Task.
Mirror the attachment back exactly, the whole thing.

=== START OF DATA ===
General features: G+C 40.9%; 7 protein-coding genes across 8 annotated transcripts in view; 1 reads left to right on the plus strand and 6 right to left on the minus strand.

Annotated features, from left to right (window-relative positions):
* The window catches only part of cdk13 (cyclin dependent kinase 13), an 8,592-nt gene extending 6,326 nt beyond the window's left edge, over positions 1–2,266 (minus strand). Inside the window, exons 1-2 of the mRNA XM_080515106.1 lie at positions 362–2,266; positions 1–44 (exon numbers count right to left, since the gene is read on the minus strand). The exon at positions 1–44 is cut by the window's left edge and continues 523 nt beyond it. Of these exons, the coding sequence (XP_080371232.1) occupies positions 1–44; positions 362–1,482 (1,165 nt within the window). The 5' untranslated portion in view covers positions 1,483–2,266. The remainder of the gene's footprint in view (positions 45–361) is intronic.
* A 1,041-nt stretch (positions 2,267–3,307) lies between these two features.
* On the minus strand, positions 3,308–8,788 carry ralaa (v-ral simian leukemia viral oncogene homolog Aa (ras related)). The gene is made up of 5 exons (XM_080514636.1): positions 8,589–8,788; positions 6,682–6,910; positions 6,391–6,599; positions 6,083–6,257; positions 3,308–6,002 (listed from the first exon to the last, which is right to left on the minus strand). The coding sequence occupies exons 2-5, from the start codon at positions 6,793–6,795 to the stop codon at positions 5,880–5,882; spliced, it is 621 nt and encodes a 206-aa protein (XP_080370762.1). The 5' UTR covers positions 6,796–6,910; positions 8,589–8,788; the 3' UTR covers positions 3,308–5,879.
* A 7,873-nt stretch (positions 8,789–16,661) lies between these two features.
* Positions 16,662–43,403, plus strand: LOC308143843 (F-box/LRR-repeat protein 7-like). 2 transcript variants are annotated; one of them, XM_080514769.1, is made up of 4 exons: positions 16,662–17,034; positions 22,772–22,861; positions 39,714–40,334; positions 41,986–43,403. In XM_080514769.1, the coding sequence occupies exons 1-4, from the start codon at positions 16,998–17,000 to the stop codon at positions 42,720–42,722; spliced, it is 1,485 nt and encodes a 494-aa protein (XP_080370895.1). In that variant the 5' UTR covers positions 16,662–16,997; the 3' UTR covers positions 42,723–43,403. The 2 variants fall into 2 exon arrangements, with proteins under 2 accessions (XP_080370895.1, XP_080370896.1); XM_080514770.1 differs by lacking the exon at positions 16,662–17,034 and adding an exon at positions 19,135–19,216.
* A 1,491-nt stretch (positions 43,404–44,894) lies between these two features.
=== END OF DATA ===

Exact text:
General features: G+C 40.9%; 7 protein-coding genes across 8 annotated transcripts in view; 1 reads left to right on the plus strand and 6 right to left on the minus strand.

Annotated features, from left to right (window-relative positions):
* The window catches only part of cdk13 (cyclin dependent kinase 13), an 8,592-nt gene extending 6,326 nt beyond the window's left edge, over positions 1–2,266 (minus strand). Inside the window, exons 1-2 of the mRNA XM_080515106.1 lie at positions 362–2,266; positions 1–44 (exon numbers count right to left, since the gene is read on the minus strand). The exon at positions 1–44 is cut by the window's left edge and continues 523 nt beyond it. Of these exons, the coding sequence (XP_080371232.1) occupies positions 1–44; positions 362–1,482 (1,165 nt within the window). The 5' untranslated portion in view covers positions 1,483–2,266. The remainder of the gene's footprint in view (positions 45–361) is intronic.
* A 1,041-nt stretch (positions 2,267–3,307) lies between these two features.
* On the minus strand, positions 3,308–8,788 carry ralaa (v-ral simian leukemia viral oncogene homolog Aa (ras related)). The gene is made up of 5 exons (XM_080514636.1): positions 8,589–8,788; positions 6,682–6,910; positions 6,391–6,599; positions 6,083–6,257; positions 3,308–6,002 (listed from the first exon to the last, which is right to left on the minus strand). The coding sequence occupies exons 2-5, from the start codon at positions 6,793–6,795 to the stop codon at positions 5,880–5,882; spliced, it is 621 nt and encodes a 206-aa protein (XP_080370762.1). The 5' UTR covers positions 6,796–6,910; positions 8,589–8,788; the 3' UTR covers positions 3,308–5,879.
* A 7,873-nt stretch (positions 8,789–16,661) lies between these two features.
* Positions 16,662–43,403, plus strand: LOC308143843 (F-box/LRR-repeat protein 7-like). 2 transcript variants are annotated; one of them, XM_080514769.1, is made up of 4 exons: positions 16,662–17,034; positions 22,772–22,861; positions 39,714–40,334; positions 41,986–43,403. In XM_080514769.1, the coding sequence occupies exons 1-4, from the start codon at positions 16,998–17,000 to the stop codon at positions 42,720–42,722; spliced, it is 1,485 nt and encodes a 494-aa protein (XP_080370895.1). In that variant the 5' UTR covers positions 16,662–16,997; the 3' UTR covers positions 42,723–43,403. The 2 variants fall into 2 exon arrangements, with proteins under 2 accessions (XP_080370895.1, XP_080370896.1); XM_080514770.1 differs by lacking the exon at positions 16,662–17,034 and adding an exon at positions 19,135–19,216.
* A 1,491-nt stretch (positions 43,404–44,894) lies between these two features.